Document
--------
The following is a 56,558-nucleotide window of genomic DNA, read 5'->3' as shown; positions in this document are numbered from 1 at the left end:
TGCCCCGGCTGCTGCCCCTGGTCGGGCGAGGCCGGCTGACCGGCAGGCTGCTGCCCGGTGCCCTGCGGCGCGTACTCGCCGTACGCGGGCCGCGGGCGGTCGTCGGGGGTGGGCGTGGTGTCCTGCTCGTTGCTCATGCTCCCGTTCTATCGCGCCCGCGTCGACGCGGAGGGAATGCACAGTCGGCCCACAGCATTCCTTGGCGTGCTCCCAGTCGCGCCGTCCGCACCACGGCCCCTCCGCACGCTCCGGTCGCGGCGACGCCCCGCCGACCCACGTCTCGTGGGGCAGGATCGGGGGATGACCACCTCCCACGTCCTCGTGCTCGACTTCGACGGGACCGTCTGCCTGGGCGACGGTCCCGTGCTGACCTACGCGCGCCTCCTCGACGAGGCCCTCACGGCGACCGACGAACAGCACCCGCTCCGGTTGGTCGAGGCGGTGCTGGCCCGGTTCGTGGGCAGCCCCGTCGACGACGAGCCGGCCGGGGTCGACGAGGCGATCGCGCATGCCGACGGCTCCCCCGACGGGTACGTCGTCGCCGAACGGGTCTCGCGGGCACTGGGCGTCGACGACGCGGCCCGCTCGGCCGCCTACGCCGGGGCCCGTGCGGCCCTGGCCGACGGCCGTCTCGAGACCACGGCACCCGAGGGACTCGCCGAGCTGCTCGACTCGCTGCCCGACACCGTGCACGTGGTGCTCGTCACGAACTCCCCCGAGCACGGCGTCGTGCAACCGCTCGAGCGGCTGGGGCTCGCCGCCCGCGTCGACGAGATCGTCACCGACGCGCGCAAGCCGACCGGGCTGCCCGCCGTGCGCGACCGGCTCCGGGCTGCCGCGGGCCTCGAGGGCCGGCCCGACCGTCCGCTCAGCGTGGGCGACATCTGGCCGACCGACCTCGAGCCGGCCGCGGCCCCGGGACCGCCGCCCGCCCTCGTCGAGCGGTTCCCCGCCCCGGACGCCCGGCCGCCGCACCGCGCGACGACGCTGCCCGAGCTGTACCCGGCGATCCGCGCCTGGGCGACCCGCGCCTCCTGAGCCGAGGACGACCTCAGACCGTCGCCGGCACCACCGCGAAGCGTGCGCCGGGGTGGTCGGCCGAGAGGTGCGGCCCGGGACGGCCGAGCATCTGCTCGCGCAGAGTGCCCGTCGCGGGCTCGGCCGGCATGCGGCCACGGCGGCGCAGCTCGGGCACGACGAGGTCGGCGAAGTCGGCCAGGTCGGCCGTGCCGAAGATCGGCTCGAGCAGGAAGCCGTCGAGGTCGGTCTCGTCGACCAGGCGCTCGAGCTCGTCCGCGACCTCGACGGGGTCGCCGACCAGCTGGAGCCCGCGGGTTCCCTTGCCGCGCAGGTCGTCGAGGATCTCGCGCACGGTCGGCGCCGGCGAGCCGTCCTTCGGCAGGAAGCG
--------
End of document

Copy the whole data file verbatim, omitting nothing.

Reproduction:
The following is a 56,558-nucleotide window of genomic DNA, read 5'->3' as shown; positions in this document are numbered from 1 at the left end:
TGCCCCGGCTGCTGCCCCTGGTCGGGCGAGGCCGGCTGACCGGCAGGCTGCTGCCCGGTGCCCTGCGGCGCGTACTCGCCGTACGCGGGCCGCGGGCGGTCGTCGGGGGTGGGCGTGGTGTCCTGCTCGTTGCTCATGCTCCCGTTCTATCGCGCCCGCGTCGACGCGGAGGGAATGCACAGTCGGCCCACAGCATTCCTTGGCGTGCTCCCAGTCGCGCCGTCCGCACCACGGCCCCTCCGCACGCTCCGGTCGCGGCGACGCCCCGCCGACCCACGTCTCGTGGGGCAGGATCGGGGGATGACCACCTCCCACGTCCTCGTGCTCGACTTCGACGGGACCGTCTGCCTGGGCGACGGTCCCGTGCTGACCTACGCGCGCCTCCTCGACGAGGCCCTCACGGCGACCGACGAACAGCACCCGCTCCGGTTGGTCGAGGCGGTGCTGGCCCGGTTCGTGGGCAGCCCCGTCGACGACGAGCCGGCCGGGGTCGACGAGGCGATCGCGCATGCCGACGGCTCCCCCGACGGGTACGTCGTCGCCGAACGGGTCTCGCGGGCACTGGGCGTCGACGACGCGGCCCGCTCGGCCGCCTACGCCGGGGCCCGTGCGGCCCTGGCCGACGGCCGTCTCGAGACCACGGCACCCGAGGGACTCGCCGAGCTGCTCGACTCGCTGCCCGACACCGTGCACGTGGTGCTCGTCACGAACTCCCCCGAGCACGGCGTCGTGCAACCGCTCGAGCGGCTGGGGCTCGCCGCCCGCGTCGACGAGATCGTCACCGACGCGCGCAAGCCGACCGGGCTGCCCGCCGTGCGCGACCGGCTCCGGGCTGCCGCGGGCCTCGAGGGCCGGCCCGACCGTCCGCTCAGCGTGGGCGACATCTGGCCGACCGACCTCGAGCCGGCCGCGGCCCCGGGACCGCCGCCCGCCCTCGTCGAGCGGTTCCCCGCCCCGGACGCCCGGCCGCCGCACCGCGCGACGACGCTGCCCGAGCTGTACCCGGCGATCCGCGCCTGGGCGACCCGCGCCTCCTGAGCCGAGGACGACCTCAGACCGTCGCCGGCACCACCGCGAAGCGTGCGCCGGGGTGGTCGGCCGAGAGGTGCGGCCCGGGACGGCCGAGCATCTGCTCGCGCAGAGTGCCCGTCGCGGGCTCGGCCGGCATGCGGCCACGGCGGCGCAGCTCGGGCACGACGAGGTCGGCGAAGTCGGCCAGGTCGGCCGTGCCGAAGATCGGCTCGAGCAGGAAGCCGTCGAGGTCGGTCTCGTCGACCAGGCGCTCGAGCTCGTCCGCGACCTCGACGGGGTCGCCGACCAGCTGGAGCCCGCGGGTTCCCTTGCCGCGCAGGTCGTCGAGGATCTCGCGCACGGTCGGCGCCGGCGAGCCGTCCTTCGGCAGGAAGCG